Attorney-General Simon Corbell. Photo: Rohan Thomson
Calvary Hospital has been cleared of blame in the death almost 10 years ago of a severely disabled Canberra man who died just hours after being sent home from the north side hospital.
But the epic coronial process - that took evidence from nine medical experts and generated 800 pages of court transcripts - has already changed the way the city's medical services treat people with high and complex needs.
Stephen Moon died at his Narrabundah home on December 15, 2003, the same day the hospital had discharged him after he spent three days in intensive care under sedation.
The 21-year-old suffered from autism, an intellectual disability, was prone to violence and needed around-the-clock care.
Mr Moon, who could not talk and communicated in sign language, had his four wisdom teeth removed under general anaesthetic on December 12.
A ''root cause analysis" of the tragedy by Disability ACT resulted in an overhaul of procedures for the care of severely disabled people having serious procedures in the city's hospitals.
Training manuals, treatment plans, consultation with carers and families before admission and discharge are now all standard across the health service.
But the suggestion of a stand-alone facility to treat patients with needs similar to Mr Moon's has been judged impractical for such a small group of patients.
In his response to eight recommendations from Coroner Peter Dingwall, Attorney-General Simon Corbell said hospital admissions for severely disabled people were planned well in advance.
"Admissions for special care patients are organised well in advance and involve all relevant stakeholders," Mr Corbell said.
A hearing in 2006 heard Mr Moon's carers had been concerned their patient could react violently to post-surgery pain, and doctors had agreed to sedate him for up to seven days until the pain had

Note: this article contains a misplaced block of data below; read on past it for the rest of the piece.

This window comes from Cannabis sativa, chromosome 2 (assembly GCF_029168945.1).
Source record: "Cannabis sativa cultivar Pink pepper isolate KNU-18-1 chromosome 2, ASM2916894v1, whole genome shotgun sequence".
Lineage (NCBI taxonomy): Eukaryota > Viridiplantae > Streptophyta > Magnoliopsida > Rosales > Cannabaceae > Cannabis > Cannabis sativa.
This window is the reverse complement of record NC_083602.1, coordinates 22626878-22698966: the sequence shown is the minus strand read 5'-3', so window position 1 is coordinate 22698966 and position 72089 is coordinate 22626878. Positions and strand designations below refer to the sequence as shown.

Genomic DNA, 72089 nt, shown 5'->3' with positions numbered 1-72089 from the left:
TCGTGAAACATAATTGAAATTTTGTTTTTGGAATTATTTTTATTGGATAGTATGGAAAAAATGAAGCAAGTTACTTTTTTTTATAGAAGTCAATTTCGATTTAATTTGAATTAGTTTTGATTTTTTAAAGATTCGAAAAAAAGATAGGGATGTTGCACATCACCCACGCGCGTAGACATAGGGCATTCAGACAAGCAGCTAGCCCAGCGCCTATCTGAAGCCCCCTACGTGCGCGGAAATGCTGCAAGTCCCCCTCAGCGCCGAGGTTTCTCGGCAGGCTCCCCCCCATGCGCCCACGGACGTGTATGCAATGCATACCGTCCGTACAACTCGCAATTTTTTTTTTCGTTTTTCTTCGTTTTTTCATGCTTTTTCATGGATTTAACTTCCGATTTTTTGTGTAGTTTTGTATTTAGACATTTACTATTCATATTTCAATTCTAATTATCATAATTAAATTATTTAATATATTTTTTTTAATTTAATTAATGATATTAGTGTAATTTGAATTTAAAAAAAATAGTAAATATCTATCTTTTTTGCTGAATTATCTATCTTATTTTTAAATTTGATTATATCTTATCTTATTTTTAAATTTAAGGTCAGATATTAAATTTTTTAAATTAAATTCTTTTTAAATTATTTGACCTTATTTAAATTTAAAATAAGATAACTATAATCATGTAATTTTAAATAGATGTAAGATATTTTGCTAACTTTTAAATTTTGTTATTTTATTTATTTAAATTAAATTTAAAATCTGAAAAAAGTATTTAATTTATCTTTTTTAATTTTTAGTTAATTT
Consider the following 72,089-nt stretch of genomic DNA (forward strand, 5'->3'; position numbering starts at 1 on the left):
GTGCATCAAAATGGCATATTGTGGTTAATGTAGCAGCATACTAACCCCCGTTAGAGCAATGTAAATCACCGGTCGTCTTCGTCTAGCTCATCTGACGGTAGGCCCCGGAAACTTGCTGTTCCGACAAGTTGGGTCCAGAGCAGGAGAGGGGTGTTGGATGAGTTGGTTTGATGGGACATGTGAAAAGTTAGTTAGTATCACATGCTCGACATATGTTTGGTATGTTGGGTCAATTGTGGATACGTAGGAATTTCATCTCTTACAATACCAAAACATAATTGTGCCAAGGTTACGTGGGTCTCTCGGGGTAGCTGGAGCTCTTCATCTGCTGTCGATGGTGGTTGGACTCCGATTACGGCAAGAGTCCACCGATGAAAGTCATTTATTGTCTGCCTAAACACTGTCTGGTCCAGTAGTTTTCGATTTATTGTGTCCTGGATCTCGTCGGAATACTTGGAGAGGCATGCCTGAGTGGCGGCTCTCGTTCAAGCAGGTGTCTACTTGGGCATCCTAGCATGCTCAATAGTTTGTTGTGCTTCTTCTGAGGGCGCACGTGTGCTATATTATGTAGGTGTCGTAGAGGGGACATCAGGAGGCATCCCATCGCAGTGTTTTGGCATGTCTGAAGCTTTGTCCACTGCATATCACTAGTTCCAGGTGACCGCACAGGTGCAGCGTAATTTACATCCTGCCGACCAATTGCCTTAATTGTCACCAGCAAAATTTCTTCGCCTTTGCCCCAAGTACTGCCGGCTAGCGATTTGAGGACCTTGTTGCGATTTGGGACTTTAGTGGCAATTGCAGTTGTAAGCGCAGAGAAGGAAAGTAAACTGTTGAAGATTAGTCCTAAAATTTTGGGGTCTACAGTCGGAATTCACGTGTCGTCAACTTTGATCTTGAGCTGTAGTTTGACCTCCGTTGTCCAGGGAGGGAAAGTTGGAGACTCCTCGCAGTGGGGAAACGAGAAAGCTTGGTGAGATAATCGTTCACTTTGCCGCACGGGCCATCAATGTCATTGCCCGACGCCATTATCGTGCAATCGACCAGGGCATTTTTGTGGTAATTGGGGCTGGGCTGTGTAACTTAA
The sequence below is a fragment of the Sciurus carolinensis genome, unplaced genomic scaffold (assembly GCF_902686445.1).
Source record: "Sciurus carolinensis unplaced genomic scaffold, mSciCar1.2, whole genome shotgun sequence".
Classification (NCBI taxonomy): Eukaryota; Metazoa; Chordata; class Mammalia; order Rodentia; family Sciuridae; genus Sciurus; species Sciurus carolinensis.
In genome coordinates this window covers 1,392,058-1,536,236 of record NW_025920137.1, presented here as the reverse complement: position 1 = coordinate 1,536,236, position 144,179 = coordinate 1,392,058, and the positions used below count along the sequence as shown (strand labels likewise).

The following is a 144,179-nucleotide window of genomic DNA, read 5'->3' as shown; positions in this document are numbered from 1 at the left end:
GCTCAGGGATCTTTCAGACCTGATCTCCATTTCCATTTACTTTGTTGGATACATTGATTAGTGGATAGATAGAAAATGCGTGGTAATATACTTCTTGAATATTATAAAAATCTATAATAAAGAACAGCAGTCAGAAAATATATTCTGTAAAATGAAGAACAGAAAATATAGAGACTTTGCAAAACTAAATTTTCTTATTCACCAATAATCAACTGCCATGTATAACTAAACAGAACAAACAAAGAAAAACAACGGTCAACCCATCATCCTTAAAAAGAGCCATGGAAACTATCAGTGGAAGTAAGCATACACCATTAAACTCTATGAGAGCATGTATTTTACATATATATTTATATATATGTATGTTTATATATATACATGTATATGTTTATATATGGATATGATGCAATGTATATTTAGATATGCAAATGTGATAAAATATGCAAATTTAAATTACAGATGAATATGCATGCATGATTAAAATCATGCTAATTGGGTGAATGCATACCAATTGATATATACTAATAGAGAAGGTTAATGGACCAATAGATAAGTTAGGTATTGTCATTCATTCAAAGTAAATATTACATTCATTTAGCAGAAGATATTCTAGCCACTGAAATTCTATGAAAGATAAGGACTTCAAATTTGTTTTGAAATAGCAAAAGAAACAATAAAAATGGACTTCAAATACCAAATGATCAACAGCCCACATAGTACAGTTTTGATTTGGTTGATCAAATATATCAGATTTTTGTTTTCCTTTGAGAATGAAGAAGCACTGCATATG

subsided. Due to a quicker-than-expected recovery, he had been discharged after three days, and prescribed antibiotics for what doctors said was a mild case of pneumonia.
The 2006 inquest heard Mr Moon's carers had agreed to take over his pain management upon discharge, and had arranged a post-surgery phone check-up.
But phone calls from the hospital that day went unanswered, and Mr Moon died soon after.
Mr Moon's carers had said he had been frothing at the mouth shortly before he died, and attempts to resuscitate him had been hampered because his mouth would fill up with red liquid - believed to contain blood - every time they opened his mouth.
In his findings, tabled in the Legislative Assembly this week, Mr Dingwall found that discharging Mr Moon to the care of his non-medical disability workers after he had been sedated for three days, was unorthodox but did not contribute to the young man's death.
"In spite of the fact that the discharge arrangements for Stephen were unorthodox, that [there] is no evidence of any failure on the part of Cavalry in its responsibility and care towards Stephen nor was it causative to his death," Mr Dingwall wrote.